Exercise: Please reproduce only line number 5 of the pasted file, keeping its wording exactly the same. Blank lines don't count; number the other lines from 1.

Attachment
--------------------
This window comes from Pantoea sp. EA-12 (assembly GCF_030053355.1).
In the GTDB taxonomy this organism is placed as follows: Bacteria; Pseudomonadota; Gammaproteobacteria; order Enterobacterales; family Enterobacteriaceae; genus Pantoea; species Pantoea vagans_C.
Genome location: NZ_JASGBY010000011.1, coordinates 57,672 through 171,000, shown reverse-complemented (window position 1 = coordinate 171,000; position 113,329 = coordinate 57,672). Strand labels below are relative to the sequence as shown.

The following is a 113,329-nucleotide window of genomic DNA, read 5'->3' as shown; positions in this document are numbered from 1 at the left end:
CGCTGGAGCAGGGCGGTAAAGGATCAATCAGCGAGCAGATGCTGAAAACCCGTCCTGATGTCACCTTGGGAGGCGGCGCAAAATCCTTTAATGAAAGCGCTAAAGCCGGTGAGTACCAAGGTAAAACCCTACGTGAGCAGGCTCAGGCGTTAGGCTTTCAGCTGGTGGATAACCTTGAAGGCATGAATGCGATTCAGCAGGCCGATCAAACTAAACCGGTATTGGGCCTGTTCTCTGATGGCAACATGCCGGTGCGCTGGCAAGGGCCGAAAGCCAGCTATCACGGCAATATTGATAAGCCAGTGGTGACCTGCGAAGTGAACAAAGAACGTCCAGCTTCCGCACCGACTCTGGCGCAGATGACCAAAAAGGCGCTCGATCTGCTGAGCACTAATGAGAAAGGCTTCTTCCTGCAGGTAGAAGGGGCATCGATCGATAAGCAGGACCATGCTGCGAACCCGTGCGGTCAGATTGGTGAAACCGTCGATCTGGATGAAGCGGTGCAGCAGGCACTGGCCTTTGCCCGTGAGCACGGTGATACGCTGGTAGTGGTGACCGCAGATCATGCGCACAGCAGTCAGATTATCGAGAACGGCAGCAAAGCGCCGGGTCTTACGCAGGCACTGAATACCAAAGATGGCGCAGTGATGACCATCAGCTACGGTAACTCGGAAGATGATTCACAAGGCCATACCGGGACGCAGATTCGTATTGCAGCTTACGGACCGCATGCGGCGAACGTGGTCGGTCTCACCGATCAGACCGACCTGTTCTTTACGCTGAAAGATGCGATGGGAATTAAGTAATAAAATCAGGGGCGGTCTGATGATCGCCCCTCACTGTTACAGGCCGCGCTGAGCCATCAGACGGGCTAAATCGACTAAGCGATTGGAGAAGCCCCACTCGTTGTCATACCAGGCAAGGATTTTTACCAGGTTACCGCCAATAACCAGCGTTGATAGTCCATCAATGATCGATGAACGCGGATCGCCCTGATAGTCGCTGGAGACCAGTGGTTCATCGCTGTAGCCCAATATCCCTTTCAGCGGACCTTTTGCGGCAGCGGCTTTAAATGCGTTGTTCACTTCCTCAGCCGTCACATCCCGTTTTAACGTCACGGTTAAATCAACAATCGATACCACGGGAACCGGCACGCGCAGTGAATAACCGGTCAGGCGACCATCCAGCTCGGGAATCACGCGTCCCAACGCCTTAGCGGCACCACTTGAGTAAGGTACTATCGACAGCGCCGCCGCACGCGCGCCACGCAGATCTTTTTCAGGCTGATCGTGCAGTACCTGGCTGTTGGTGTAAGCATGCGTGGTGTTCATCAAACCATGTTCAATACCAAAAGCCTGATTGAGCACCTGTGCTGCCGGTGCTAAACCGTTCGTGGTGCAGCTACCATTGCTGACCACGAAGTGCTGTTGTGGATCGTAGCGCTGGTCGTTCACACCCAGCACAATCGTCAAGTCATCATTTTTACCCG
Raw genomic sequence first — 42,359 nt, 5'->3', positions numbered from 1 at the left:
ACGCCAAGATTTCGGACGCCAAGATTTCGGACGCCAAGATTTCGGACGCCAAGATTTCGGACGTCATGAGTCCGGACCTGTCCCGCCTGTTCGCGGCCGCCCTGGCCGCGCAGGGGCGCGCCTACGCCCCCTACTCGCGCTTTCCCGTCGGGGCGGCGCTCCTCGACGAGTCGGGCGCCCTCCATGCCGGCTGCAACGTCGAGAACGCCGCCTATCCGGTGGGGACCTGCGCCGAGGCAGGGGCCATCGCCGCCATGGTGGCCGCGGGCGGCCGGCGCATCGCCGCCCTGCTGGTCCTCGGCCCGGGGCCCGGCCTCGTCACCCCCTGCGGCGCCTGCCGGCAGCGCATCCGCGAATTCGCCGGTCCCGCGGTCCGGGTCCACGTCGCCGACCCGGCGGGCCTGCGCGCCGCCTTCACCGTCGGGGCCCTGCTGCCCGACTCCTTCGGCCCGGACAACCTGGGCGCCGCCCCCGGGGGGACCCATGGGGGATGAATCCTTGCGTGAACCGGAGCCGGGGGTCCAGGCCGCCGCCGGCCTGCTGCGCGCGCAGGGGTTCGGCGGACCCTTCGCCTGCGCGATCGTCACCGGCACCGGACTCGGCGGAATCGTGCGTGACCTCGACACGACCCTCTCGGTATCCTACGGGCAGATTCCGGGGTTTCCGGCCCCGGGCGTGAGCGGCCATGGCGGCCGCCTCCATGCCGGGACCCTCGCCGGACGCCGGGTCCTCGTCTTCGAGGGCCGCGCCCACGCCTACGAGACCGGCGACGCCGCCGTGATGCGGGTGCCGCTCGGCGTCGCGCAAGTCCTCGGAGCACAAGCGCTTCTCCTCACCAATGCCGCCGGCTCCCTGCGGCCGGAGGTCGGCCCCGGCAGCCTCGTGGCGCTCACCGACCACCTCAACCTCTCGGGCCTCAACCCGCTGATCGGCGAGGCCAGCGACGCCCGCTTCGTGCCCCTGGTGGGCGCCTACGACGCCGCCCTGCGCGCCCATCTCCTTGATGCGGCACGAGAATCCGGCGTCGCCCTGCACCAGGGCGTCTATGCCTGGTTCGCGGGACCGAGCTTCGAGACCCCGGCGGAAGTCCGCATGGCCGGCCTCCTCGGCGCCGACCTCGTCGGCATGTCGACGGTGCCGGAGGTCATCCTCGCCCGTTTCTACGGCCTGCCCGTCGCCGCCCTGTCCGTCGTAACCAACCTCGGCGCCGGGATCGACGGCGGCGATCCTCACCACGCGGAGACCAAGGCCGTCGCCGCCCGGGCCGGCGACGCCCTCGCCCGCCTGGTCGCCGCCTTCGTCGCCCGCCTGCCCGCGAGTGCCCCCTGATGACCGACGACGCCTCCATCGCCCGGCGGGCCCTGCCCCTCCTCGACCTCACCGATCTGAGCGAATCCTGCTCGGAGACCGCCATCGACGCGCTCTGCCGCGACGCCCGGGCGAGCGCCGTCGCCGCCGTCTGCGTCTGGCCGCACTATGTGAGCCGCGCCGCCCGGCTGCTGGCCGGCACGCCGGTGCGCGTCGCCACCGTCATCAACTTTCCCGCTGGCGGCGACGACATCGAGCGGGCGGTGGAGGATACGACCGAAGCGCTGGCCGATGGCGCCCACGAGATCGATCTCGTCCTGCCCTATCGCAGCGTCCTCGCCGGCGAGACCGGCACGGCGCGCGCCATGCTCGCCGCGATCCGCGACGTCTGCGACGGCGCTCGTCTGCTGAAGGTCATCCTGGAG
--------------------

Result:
CGCTGGAGCAGGGCGGTAAAGGATCAATCAGCGAGCAGATGCTGAAAACCCGTCCTGATGTCACCTTGGGAGGCGGCGCAAAATCCTTTAATGAAAGCGCTAAAGCCGGTGAGTACCAAGGTAAAACCCTACGTGAGCAGGCTCAGGCGTTAGGCTTTCAGCTGGTGGATAACCTTGAAGGCATGAATGCGATTCAGCAGGCCGATCAAACTAAACCGGTATTGGGCCTGTTCTCTGATGGCAACATGCCGGTGCGCTGGCAAGGGCCGAAAGCCAGCTATCACGGCAATATTGATAAGCCAGTGGTGACCTGCGAAGTGAACAAAGAACGTCCAGCTTCCGCACCGACTCTGGCGCAGATGACCAAAAAGGCGCTCGATCTGCTGAGCACTAATGAGAAAGGCTTCTTCCTGCAGGTAGAAGGGGCATCGATCGATAAGCAGGACCATGCTGCGAACCCGTGCGGTCAGATTGGTGAAACCGTCGATCTGGATGAAGCGGTGCAGCAGGCACTGGCCTTTGCCCGTGAGCACGGTGATACGCTGGTAGTGGTGACCGCAGATCATGCGCACAGCAGTCAGATTATCGAGAACGGCAGCAAAGCGCCGGGTCTTACGCAGGCACTGAATACCAAAGATGGCGCAGTGATGACCATCAGCTACGGTAACTCGGAAGATGATTCACAAGGCCATACCGGGACGCAGATTCGTATTGCAGCTTACGGACCGCATGCGGCGAACGTGGTCGGTCTCACCGATCAGACCGACCTGTTCTTTACGCTGAAAGATGCGATGGGAATTAAGTAATAAAATCAGGGGCGGTCTGATGATCGCCCCTCACTGTTACAGGCCGCGCTGAGCCATCAGACGGGCTAAATCGACTAAGCGATTGGAGAAGCCCCACTCGTTGTCATACCAGGCAAGGATTTTTACCAGGTTACCGCCAATAACCAGCGTTGATAGTCCATCAATGATCGATGAACGCGGATCGCCCTGATAGTCGCTGGAGACCAGTGGTTCATCGCTGTAGCCCAATATCCCTTTCAGCGGACCTTTTGCGGCAGCGGCTTTAAATGCGTTGTTCACTTCCTCAGCCGTCACATCCCGTTTTAACGTCACGGTTAAATCAACAATCGATACCACGGGAACCGGCACGCGCAGTGAATAACCGGTCAGGCGACCATCCAGCTCGGGAATCACGCGTCCCAACGCCTTAGCGGCACCACTTGAGTAAGGTACTATCGACAGCGCCGCCGCACGCGCGCCACGCAGATCTTTTTCAGGCTGATCGTGCAGTACCTGGCTGTTGGTGTAAGCATGCGTGGTGTTCATCAAACCATGTTCAATACCAAAAGCCTGATTGAGCACCTGTGCTGCCGGTGCTAAACCGTTCGTGGTGCAGCTACCATTGCTGACCACGAAGTGCTGTTGTGGATCGTAGCGCTGGTCGTTCACACCCAGCACAATCGTCAAGTCATCATTTTTACCCG